Genes May Contribute to a Child’s Bad Behavior, but Only When Parents Are Distant
Is bad behavior determined by a child’s genes? A new study has found that a particular gene has some influence on whether or not adolescents show alarming behaviors—but only if their parents aren’t keeping tabs on them. While this gene, which has been linked to alcoholism, has only a small effect on the risk of behavioral problems by itself, psychological scientists view this finding as an opportunity to understand how genetic risk combines with environmental factors to contribute to psychological outcomes and disorders.
“There are a lot of big gene-finding projects going on for a lot of psychiatric conditions,” says Danielle Dick of Virginia Commonwealth University, lead author of the new study. Dick and other scientists from nine institutions in the U.S. and the Netherlands sought to find potential genetic links to externalizing, or disruptive, behavior in children. The study, published in Psychological Science, a journal of the Association for Psychological Science, focused on a gene called CHRM2, which was originally associated with alcoholism in the Collaborative Study on the Genetics of Alcoholism.
Psychological scientists have been studying disruptive behavior in children for years. Recently, studies on twins have found that parental monitoring—a factor related to how well a parent knows what’s going on in their child’s life—is a key moderator of the importance of genetic predispositions on substance use. In addition to sparking familiar campaigns to get parents to ask their kids what they’re doing, where they’re going, and who they’re hanging out with, this finding led Dick and her colleagues to explore whether parental monitoring could change the effects of CHRM2 in children with behavior problems.
For the study, the researchers collected data from about 450 volunteers who had been followed since they were kindergarteners in the late 1980s, as part of a long-term child development study. The researchers acquired DNA samples as well as reports about the kids’ behavior over time. “Essentially, we were looking at particular genetic variants that are correlated with behavior problems and asking whether environmental conditions changed the likelihood that kids carrying high risk genotypes would display problem behaviors,” Dick says.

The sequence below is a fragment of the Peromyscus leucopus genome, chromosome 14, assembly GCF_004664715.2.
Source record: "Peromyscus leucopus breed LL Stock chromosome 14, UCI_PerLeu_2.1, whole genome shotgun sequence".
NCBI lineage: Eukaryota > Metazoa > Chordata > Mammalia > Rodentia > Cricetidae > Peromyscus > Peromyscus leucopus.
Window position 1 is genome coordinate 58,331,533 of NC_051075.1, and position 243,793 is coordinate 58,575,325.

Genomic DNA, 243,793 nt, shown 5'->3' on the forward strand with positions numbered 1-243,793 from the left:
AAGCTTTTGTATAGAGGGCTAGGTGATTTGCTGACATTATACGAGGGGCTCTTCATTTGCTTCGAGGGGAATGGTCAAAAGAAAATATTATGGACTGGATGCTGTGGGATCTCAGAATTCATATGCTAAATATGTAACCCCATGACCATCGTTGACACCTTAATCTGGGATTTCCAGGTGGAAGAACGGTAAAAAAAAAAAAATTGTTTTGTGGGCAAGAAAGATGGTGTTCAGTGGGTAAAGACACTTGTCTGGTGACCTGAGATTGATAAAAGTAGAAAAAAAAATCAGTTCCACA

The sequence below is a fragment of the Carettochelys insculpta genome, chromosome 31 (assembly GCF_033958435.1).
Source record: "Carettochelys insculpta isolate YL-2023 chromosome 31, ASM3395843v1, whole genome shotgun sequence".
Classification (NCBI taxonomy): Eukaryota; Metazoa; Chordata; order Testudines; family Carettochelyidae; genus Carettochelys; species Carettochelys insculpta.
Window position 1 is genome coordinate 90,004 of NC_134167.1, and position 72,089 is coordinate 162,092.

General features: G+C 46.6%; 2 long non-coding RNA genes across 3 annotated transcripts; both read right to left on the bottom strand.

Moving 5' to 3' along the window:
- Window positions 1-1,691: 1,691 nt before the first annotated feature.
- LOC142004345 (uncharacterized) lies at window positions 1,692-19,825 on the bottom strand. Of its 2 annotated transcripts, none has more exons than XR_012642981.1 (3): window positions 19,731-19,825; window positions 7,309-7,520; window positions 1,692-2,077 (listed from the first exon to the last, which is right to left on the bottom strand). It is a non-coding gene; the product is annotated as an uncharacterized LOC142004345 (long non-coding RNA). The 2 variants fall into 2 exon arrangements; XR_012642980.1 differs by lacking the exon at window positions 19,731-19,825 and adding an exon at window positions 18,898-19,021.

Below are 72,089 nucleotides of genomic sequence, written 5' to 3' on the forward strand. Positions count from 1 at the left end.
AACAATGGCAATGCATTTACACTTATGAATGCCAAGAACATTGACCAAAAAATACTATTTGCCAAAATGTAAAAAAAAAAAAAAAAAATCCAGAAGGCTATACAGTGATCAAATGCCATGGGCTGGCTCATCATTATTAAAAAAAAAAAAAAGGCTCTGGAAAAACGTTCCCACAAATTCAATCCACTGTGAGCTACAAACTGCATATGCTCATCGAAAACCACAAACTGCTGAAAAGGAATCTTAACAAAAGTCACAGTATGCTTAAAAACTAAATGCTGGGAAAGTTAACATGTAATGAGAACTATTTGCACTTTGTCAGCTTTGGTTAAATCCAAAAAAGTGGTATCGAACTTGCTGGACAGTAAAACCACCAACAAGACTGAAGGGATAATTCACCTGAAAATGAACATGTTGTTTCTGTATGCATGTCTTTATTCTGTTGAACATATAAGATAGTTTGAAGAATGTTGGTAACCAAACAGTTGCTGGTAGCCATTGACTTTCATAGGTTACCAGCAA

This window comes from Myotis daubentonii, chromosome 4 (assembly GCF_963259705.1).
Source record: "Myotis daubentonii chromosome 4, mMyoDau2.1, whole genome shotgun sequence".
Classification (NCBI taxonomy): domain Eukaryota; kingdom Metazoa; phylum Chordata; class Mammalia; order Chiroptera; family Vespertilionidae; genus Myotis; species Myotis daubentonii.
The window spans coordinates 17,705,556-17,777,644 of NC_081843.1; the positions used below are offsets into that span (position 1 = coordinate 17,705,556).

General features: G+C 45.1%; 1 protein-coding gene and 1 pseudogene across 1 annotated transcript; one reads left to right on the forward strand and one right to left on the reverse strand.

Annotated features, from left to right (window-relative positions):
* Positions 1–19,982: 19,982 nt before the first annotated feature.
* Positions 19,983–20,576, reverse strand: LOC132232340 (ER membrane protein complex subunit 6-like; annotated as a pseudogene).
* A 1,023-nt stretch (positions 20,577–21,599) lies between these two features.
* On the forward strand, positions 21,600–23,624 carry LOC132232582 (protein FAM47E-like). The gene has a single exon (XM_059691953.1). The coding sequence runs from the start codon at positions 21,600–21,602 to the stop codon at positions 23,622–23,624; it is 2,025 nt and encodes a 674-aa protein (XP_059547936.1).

By itself, the CHRM2 gene didn’t determine whether or not a child had behavior problems in adolescence. But when parents were less aware of their children’s activities, having a particular variant of the CHRM2 gene did make kids more likely to display problematic behavior as adolescents—not only substance use, but bad behavior in general.
“This is not a gene for anything. It’s a gene that increases or decreases your risk a tiny bit, depending on environmental conditions” Dick says. Many genes—probably hundreds—contribute to the risk for behavior problems. “The goal of this research is to find a bunch of genes that, when put together, tell us something meaningful about someone’s risk for a particular outcome, and to understand how environmental conditions may change that risk” she says.
Studies like this one have only become possible in the last few years, and they’re beginning to expand how psychological scientists think about psychiatric disorders. Over time, with the results of many such studies, it may begin to be possible to examine one person’s genes and get a sense of their risk for psychiatric problems. Dick says, “The challenge will be to understand the pathways by which genetic risk unfolds, and to understand what environments modify that risk, in order to develop better prevention and intervention efforts.”
For more information about this study, please contact: Danielle Dick at email@example.com.
The APS journal Psychological Science is the highest ranked empirical journal in psychology. For a copy of the article "CHRM2, Parental Monitoring, and Adolescent Externalizing Behavior: Evidence for Gene-Environment Interaction" and access to other Psychological Science research findings, please contact Divya Menon at 202-293-9300 or firstname.lastname@example.org.